Family Businesses Prosper Amid Consolidation
The industry is consolidating and big, publicly traded companies are moving in. Can family businesses survive, much less prosper, in such circumstances? If the paperboard packaging industry is any example, the answer is that independent, family-owned firms can use their flexibility to succeed by exploiting niches and building powerful customer relationships.
Vertically integrated giants like Georgia-Pacific, International Paper, Weyerhaeuser and Smurfit-Stone Container among other companies are paperboard powerhouses. The big guys are eager to buy out the little guys. Some smaller companies sell, but others remain independently competitive based on the family-owners goals and motivations. Independent corrugated box plants hold 24% of the U. S. market and independent folding carton plants take 35% according to Paperboard Packaging, an industry publication.
Many independents have traditional family business motivations. "My dad and mother would never want to sell this place," says Mike Flinn, president of Scope Packaging, Inc. in Orange, CA. "This company supports a lot of families that have worked here for a long time."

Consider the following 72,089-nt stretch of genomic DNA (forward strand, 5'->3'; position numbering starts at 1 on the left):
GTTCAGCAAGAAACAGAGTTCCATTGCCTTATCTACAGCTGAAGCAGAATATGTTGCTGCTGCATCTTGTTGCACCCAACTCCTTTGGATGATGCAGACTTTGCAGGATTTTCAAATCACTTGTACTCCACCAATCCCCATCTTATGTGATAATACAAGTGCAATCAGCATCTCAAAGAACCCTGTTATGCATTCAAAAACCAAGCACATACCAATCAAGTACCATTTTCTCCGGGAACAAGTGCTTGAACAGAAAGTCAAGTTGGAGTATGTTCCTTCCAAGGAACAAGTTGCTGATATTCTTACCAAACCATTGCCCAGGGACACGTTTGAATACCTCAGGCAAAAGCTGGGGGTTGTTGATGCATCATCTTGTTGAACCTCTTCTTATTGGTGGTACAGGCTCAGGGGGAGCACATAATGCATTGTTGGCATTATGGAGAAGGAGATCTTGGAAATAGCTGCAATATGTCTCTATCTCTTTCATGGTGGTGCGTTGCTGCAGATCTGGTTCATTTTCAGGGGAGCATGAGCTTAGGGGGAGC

"We're 93 years old and I'm proud of what we do here. I love this business," says Steve Warneke, president of Denver's Warneke Paper Box Co. "We're the best there is. No one can get a better box anywhere than they can at this place."
Wertheimer Box & Paper Corp=s president Jay Wertheimer offers a similar perspective: "My company has been a family business for 61 years. We've had people express their interest and desire to buy us, but we're not interested. We haven't achieved everything we're capable of." Wanting to sustain the family business, however, doesn't promise success. "Independents are alive and well and will remain alive and well," says Jerry Van de Water, President of the Paperboard Packaging Council. "Independents these days can play with the big guys. A very small independent, for a reasonable sum, can acquire information technology capabilities close to those of the major integrated."
Others point to family business competitive advantages: Employee commitment, deep caring by owner-managers, and willingness to provide superior service even on smaller orders, "The role of the independent has, and continues to be, to serve the market segment where we can be more creative, more flexible and more quickly answer specific customer needs," says Lou Wetmore, President of Triad Packaging, Inc. in Conover, NC. Under those circumstances, family firms can remain successful even in a marketplace of giants.
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